Kohler begins work on his tunnel, breaking through his basement's cement floor to a layer of cobbles. He describes his workspace, and meditates on his marriage, his book, and his colleagues, specifically Culp, an inveterate dirty limerick writer and the leader of Kohler's sons' boy scout troop. Gass includes many of Culp's limericks (he's trying to write a history of the world using the form) and also brings back a few of the typographical inventions (a page designed to look like a paper sack; business cards) that dominated the novel's earlier sections.
5. Mad Meg
The section mainly concerns itself with Kohler's recollections of his history professor, Tabor: his lectures, his conversational style, his philosophical influences and ideas, his illness and eventual demise. Gass inserts childhood memories of Sunday drives and family life, along with a brief memory of Kohler's military service. Gass also introduces the Party of Disappointed People, a fictional political party that Kohler invented (he claims Mad Meg is the spiritual founder). Kohler has created not just an entire ideology, but flags, logos and symbols. The PdP recurs as a motif throughout the book.
6. Why Windows Are Important to Me
Kohler meditates on windows of various sorts throughout the book's sixth section. Kohler continues to reflect on his colleagues, his teacher Meg, his family life and his professional work on the Holocaust. A subsection, titled "Blackboard," contains Kohler's thoughts on classrooms, teaching, and students. Another subsection, "Kristallnacht" recalls Kohler's time in Germany as a student - he was present during the Kristallnacht, but his participation in the actual event is ambiguous.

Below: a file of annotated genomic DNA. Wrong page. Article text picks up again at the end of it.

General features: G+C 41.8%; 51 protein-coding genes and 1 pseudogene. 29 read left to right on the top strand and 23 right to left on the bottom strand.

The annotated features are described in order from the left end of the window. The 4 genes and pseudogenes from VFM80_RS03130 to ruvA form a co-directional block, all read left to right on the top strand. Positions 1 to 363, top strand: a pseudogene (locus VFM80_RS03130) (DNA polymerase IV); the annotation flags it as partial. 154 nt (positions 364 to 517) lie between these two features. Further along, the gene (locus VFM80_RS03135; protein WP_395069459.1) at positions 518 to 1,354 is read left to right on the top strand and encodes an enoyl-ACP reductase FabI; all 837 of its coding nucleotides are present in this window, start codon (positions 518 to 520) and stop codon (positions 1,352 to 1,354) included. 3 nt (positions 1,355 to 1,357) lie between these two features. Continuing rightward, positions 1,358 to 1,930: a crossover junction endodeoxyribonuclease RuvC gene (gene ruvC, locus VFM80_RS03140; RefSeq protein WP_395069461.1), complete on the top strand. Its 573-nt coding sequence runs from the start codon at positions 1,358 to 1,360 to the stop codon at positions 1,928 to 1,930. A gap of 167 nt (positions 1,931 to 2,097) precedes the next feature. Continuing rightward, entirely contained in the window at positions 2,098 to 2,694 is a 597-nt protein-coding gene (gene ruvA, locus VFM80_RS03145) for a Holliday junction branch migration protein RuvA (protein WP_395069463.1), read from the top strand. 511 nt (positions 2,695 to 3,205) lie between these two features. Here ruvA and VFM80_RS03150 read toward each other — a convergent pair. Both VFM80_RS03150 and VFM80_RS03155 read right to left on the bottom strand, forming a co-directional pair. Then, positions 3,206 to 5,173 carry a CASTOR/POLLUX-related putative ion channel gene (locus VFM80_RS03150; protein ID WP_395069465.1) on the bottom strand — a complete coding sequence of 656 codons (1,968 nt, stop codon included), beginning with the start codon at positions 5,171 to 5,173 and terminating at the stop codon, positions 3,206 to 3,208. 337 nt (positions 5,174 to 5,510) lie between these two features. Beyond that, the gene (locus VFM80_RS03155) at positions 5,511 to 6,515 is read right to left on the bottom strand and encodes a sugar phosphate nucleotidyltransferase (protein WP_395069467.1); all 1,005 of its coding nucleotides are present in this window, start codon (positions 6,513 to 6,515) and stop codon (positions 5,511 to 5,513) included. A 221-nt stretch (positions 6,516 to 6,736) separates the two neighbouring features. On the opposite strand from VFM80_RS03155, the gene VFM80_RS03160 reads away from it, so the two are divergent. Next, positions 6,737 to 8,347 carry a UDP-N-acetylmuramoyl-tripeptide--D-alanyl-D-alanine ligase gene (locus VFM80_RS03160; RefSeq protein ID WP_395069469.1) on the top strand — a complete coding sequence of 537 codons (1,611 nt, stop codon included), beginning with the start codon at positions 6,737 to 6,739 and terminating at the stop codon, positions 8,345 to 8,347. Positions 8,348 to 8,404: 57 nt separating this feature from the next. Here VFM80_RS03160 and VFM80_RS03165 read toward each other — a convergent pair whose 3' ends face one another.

7. The First Winter of My Married Life
Kohler chronicles scenes from his early married life with Martha. They live in university-provided apartments, and, because of the thinness of the complex's walls, are able to study the daily habits of a couple living next to them. Kohler looks through a family album, lingering on portraits of his mother and father. Gass records a harrowing scene from Kohler's early life as a father, when he is violent towards his young son while failing to stop him from crying. The section ends with Kohler contemplating his penis, which he does often throughout the novel.
8. The Curse of Colleagues
Kohler describes all of his colleagues in the department of history: the chair, Oscar Planmantee, who has a problem with one of Kohler's graduate students; Walter Hershel, an old fashioned and mild-mannered scholar; Tommasso Governali, a rising star who has an unruly and defiant teenage daughter; and Charles Culp, writer of obscene limericks. The Department of History is meeting to address a female student's complaints about Kohler's sexual advances.
9. Around the House
Kohler goes through a lengthy morning ritual, meditating on a variety of subjects as he prepares to write. His thoughts drift to Adolf Hitler, a central figure in Kohler's scholarly work. The Vietnam War is briefly mentioned, which is one of the novel's few references to the time period in which the present action of the novel takes place.
10. Susu, I Approach You in My Dreams
Kohler invokes a youthful paramour, Susu, a gypsy lounge singer who committed atrocities against the Jews during World War II and was eventually executed by the Nazis. While digging his tunnel, Martha's cat surprises him, and Kohler instinctively strangles her. He buries the cat in one of Martha's wardrobes. Koehler recalls a 2nd instance of his mother thinking she lost her rings while on a family vacation. Kohler recollects his father's attempts to teach him how to drive, as well as his bigoted reaction to foreigners (he dubs the head of the family "Mr. Toottoot") moving next door.
11. Going to the River
Kohler recalls an extended affair with Lou, a shopgirl and part-time student at his university. This section also contains a long, descriptive childhood recollection, focusing on a young Kohler's infatuation with candy, as well as a brief dalliance with gambling addiction.